“A major issue in sustaining vegetable production is maintaining high soil quality in the face of common practices that work against it. Vegetable growing often involves intensive tillage, cultivation, exposure of almost-bare soil to the sun and rain for long periods, and heavy traffic from people and equipment. All of these practices tend to destroy soil organic matter and soil structure while increasing soil compaction.
This reduces yield over the long run because it creates a poor environment for root growth and function; also the soil biological community is adversely affected. Soils with poor quality cannot retain sufficient nutrients and moisture. Fruit trees also grow better when organic matter in the soil is increased, both from mulch as well as compost mixed into the soil.
A great solution to the soil building problem is utilizing the vast amount of wood chips available in urban areas from tree trimming companies. Wood chip trench-composting conserves water, controls weeds and builds long-term soil fertility. When it comes to building soil, nature relies heavily on trees — fallen limbs, leaves, cones, seeds and, eventually, the massive trunks. Adapting this natural process to urban agriculture by using free wood mulch from local tree trimming companies as soil-building material is a cost-effective and efficient strategy that promises huge, long-term returns.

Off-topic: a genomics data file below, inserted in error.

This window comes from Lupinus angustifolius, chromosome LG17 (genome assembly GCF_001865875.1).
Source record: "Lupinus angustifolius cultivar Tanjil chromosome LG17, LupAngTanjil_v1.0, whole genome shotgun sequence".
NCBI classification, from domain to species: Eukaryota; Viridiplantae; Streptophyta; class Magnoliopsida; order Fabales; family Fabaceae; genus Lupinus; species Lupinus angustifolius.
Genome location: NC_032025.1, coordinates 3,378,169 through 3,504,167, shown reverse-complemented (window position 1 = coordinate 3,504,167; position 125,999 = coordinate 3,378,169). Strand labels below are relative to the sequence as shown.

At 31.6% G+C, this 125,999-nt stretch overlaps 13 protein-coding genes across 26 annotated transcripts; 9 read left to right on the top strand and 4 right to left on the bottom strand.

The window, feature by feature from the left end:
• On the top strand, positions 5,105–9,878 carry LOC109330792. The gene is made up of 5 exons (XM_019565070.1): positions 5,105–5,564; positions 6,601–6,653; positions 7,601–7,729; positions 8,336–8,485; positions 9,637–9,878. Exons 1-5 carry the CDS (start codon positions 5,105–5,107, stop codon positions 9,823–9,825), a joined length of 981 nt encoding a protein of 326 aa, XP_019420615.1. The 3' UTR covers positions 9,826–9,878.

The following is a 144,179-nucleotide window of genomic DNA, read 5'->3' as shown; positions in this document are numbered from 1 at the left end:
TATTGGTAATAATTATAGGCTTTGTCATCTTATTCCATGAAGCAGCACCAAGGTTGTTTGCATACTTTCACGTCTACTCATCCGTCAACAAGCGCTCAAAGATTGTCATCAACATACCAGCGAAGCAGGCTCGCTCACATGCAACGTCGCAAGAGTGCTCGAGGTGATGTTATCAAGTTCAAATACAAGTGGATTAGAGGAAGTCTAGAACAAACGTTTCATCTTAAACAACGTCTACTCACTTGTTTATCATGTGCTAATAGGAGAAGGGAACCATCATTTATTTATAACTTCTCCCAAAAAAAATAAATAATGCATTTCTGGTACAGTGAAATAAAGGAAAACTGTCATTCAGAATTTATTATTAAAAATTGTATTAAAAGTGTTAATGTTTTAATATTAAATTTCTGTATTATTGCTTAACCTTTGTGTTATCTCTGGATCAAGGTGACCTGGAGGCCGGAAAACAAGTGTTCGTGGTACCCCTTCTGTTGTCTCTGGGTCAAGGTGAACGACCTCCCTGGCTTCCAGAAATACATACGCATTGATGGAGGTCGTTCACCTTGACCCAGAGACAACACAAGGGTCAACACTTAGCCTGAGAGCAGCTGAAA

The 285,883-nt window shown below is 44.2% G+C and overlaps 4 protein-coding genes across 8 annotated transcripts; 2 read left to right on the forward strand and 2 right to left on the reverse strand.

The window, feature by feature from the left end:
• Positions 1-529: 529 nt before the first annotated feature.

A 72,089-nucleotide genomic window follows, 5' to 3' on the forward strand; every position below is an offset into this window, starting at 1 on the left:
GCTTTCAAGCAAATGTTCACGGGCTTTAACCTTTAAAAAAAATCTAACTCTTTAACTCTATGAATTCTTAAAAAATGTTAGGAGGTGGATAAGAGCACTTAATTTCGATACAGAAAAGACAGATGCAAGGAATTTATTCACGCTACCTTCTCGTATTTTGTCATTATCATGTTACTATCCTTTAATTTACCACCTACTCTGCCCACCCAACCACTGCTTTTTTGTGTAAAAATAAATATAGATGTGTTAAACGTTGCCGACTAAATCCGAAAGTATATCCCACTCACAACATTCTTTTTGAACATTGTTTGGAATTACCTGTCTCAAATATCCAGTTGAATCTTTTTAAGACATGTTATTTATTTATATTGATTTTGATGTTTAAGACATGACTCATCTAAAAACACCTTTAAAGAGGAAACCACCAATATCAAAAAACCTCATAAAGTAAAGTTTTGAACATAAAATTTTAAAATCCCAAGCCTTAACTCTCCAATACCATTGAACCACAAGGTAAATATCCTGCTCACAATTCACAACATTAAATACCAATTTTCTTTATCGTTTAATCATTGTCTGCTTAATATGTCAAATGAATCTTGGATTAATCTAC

When properly managed, an army of fungi, molds, and microorganisms feed on chipped wood mulches and dramatically increase levels of organic matter and beneficial biota in soil, vastly improving fertility, tilth, and productivity. This is beneficial on urban sites that require high — sustainable — returns due to land values and other inputs and costs that are generally much higher for urban agriculture operations. This method also addresses issues on some sites that have residual elements in the soil that may be toxic. Finally, this system generates large quantities of new topsoil – unlike many systems that just add enough fertility to feed the plants.”
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Image credit: Wolfram Alderson
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A friend of mine is planning to use this system on a moringa food forest. Commercially viable plants will be arranged in synergistic guilds.